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Controlling Swarf, Chips & Flying Razor Blades?

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  • Controlling Swarf, Chips & Flying Razor Blades?

    How do you go about putting a chip breaker line on a brazed carbide tool? Or at least control the swarf? I was cutting a Model T axle which, according to old Ford documents, is pretty close to 4140. It's tempered down to a depth of about 1/8" but after that it's like stone (or at least RC-50). I was able to cut it but anything over .010 DOC came off in springs. Heavier cuts at .030 DOC drew off long bands of flat razor wire with a hacksaw edge. When part of it got hung up on the tool post, it backed up and got snagged by the chuck and started flailing all over. I hate when that happens.

    This is a rocker tool post with Armstrong bit holders so no "problem solved with NEW this or NEW that ..." ideas please. I don't have time to wait on new tooling. (Or the want of it.)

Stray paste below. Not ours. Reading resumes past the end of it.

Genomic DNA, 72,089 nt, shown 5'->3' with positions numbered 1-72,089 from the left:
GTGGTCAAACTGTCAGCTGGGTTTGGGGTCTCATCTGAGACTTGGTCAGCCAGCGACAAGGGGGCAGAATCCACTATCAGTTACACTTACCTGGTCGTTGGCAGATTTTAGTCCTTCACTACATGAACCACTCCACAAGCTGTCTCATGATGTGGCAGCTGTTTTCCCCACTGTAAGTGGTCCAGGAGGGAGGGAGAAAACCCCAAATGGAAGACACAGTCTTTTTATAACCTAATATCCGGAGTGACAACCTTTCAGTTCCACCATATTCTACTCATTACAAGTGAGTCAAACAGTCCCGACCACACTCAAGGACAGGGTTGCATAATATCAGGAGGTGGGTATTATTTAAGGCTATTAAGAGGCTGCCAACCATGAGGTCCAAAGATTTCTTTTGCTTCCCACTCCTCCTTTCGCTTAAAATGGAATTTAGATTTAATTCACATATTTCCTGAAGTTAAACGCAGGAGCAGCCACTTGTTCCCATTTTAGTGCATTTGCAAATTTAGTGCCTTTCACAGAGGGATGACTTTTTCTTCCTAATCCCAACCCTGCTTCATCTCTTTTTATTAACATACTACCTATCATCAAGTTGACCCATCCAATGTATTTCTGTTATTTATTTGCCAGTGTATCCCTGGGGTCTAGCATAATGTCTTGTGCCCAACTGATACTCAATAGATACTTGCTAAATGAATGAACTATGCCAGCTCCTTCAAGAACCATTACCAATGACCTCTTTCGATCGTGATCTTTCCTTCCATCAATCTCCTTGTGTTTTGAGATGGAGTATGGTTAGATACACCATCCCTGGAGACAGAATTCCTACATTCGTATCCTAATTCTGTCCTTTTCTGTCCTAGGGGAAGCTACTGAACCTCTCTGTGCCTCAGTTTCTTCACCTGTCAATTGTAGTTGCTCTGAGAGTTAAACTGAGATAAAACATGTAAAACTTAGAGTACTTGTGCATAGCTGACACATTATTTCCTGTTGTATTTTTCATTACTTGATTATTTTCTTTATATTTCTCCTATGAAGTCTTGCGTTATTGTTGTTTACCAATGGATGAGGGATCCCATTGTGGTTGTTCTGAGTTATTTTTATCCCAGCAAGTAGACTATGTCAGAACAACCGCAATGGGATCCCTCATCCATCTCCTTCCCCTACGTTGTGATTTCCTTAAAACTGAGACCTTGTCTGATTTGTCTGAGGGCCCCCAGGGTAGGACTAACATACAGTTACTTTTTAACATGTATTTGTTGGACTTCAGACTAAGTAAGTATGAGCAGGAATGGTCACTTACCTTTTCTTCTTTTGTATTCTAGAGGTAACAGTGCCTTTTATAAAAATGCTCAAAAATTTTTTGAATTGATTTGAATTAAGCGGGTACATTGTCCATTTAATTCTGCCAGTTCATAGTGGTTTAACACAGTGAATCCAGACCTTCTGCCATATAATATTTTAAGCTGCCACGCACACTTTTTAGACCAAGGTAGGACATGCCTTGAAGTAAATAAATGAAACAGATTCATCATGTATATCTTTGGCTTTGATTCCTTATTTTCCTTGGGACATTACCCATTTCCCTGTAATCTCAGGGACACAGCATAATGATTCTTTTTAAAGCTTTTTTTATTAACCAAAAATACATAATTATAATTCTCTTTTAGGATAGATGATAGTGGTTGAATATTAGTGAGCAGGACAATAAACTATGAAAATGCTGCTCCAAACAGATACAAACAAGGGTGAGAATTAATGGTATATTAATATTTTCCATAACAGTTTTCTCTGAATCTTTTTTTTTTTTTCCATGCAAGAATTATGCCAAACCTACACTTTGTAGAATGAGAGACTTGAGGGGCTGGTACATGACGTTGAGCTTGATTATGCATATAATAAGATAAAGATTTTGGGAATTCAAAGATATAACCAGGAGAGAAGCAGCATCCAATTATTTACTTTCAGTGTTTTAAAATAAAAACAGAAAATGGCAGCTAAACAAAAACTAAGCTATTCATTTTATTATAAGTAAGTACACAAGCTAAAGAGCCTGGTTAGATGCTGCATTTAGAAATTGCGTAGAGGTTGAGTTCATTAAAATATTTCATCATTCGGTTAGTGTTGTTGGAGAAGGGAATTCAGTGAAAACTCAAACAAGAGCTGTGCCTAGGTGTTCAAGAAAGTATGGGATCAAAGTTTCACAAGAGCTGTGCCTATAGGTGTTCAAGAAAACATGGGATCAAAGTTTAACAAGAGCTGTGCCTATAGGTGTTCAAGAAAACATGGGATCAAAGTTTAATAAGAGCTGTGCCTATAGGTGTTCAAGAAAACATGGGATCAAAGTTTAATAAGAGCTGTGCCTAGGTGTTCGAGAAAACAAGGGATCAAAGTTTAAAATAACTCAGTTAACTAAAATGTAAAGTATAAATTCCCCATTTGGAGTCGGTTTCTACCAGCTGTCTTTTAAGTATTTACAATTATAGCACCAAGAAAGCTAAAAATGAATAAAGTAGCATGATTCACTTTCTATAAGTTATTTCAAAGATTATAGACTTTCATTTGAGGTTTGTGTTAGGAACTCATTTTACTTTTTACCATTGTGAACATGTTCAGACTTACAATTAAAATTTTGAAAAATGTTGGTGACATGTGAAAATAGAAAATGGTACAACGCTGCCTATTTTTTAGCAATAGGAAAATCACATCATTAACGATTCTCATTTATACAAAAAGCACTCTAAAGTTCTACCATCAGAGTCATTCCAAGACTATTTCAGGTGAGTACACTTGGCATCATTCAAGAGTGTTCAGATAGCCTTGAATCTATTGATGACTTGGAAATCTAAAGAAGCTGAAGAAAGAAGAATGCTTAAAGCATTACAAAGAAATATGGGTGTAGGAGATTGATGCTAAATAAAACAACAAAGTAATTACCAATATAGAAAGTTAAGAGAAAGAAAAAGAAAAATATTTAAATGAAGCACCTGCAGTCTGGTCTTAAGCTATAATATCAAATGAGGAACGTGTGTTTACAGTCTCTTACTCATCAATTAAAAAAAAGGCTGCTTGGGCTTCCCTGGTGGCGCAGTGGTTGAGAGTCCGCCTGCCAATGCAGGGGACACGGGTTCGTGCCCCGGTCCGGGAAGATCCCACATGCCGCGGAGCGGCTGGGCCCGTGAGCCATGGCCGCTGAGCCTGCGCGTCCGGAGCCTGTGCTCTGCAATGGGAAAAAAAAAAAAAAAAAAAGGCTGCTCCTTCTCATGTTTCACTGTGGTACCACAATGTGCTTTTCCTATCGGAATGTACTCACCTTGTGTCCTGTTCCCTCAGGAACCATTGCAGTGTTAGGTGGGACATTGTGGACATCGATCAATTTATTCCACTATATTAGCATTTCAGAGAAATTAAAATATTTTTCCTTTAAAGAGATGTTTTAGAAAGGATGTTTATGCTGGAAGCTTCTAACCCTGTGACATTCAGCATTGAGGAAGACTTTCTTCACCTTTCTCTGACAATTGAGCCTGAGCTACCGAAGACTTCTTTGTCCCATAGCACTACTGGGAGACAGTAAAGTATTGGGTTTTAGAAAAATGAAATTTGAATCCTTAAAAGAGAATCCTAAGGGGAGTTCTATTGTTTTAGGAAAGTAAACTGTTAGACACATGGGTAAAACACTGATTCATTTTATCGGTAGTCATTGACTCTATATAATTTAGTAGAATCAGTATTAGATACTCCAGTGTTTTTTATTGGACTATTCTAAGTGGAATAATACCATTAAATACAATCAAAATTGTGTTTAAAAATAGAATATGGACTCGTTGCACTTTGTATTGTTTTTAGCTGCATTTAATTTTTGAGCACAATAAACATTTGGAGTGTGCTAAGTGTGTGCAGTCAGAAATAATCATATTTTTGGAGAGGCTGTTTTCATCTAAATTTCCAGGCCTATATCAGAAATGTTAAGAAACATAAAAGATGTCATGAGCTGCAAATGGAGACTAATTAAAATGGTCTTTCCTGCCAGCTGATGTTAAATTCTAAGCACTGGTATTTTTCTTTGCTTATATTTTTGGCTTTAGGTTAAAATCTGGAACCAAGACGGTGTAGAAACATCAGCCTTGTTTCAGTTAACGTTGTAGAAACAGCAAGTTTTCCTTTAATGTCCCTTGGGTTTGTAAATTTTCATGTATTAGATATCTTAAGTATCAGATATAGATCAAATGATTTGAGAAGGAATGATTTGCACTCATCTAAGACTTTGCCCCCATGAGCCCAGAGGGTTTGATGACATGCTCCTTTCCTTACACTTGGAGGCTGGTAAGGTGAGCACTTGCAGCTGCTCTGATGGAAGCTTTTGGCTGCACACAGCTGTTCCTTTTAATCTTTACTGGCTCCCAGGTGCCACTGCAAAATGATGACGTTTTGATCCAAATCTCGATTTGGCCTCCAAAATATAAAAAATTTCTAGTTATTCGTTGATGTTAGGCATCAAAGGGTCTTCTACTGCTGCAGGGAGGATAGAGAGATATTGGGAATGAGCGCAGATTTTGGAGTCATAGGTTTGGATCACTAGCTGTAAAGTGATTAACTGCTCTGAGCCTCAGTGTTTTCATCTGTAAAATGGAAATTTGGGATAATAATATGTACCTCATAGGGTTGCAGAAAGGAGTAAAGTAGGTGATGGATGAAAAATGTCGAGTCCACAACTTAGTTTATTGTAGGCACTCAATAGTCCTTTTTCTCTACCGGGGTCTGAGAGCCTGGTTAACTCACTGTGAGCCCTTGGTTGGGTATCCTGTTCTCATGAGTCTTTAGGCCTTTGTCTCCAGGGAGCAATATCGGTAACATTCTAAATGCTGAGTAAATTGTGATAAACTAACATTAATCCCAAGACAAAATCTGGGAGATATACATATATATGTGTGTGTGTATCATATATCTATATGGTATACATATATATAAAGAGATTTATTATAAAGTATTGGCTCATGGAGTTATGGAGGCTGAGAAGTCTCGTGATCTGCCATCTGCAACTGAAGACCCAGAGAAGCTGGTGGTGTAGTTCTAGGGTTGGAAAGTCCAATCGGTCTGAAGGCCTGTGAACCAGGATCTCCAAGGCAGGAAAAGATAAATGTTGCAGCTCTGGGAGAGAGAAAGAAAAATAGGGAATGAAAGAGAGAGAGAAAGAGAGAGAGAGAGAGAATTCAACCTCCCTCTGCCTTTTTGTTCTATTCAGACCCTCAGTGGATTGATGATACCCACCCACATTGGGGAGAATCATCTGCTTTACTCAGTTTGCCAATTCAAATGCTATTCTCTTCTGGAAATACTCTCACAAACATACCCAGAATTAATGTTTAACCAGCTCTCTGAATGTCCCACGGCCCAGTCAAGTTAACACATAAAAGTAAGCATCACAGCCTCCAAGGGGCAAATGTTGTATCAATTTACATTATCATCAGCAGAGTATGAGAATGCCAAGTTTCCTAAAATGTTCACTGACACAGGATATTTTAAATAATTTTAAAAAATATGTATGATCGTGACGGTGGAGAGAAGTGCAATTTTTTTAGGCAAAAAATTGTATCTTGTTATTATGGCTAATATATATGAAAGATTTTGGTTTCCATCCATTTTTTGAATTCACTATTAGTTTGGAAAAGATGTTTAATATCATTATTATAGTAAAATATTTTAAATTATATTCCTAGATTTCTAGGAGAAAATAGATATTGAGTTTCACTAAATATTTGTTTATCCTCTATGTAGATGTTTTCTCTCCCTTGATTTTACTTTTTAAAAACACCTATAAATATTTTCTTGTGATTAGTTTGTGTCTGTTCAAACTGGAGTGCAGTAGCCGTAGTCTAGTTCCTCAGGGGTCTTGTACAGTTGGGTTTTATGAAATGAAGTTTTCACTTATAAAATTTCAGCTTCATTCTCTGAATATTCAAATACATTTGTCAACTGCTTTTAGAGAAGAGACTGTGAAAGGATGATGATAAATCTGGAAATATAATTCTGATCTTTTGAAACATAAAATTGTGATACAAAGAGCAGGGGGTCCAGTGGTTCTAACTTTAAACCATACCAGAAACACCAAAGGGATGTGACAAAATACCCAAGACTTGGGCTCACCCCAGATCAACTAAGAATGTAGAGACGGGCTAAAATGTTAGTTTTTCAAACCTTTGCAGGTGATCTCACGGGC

I'm using C6 AR's but should I shape the bit or use a different one?

  • #2
    Use a dremal tool with some of those diamond wheels from wal-mart or harbor freight. Just grind a little grove across the top parallel to the cutting edge. Works for me.
    Last edited by lane; 01-31-2007, 10:11 PM.
    Every Mans Work Is A Portrait of Him Self
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    • #3
      Yep those diamond cut off disks from harbor freight.
      Tin
      Ad maiorem dei gloriam - Ad vitam paramus

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      • #4
        I guess I'll give that a try. I thought about that but was afraid of inducing a fracture line. Did you carry it out to the edge?

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        • #5
          Get some inserts with molded chip breakers and forget the old fashioned brazed cutters.

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          • #6
            A better tool with a chip breaker and running the feed up un roughing passes helps. .010-.015.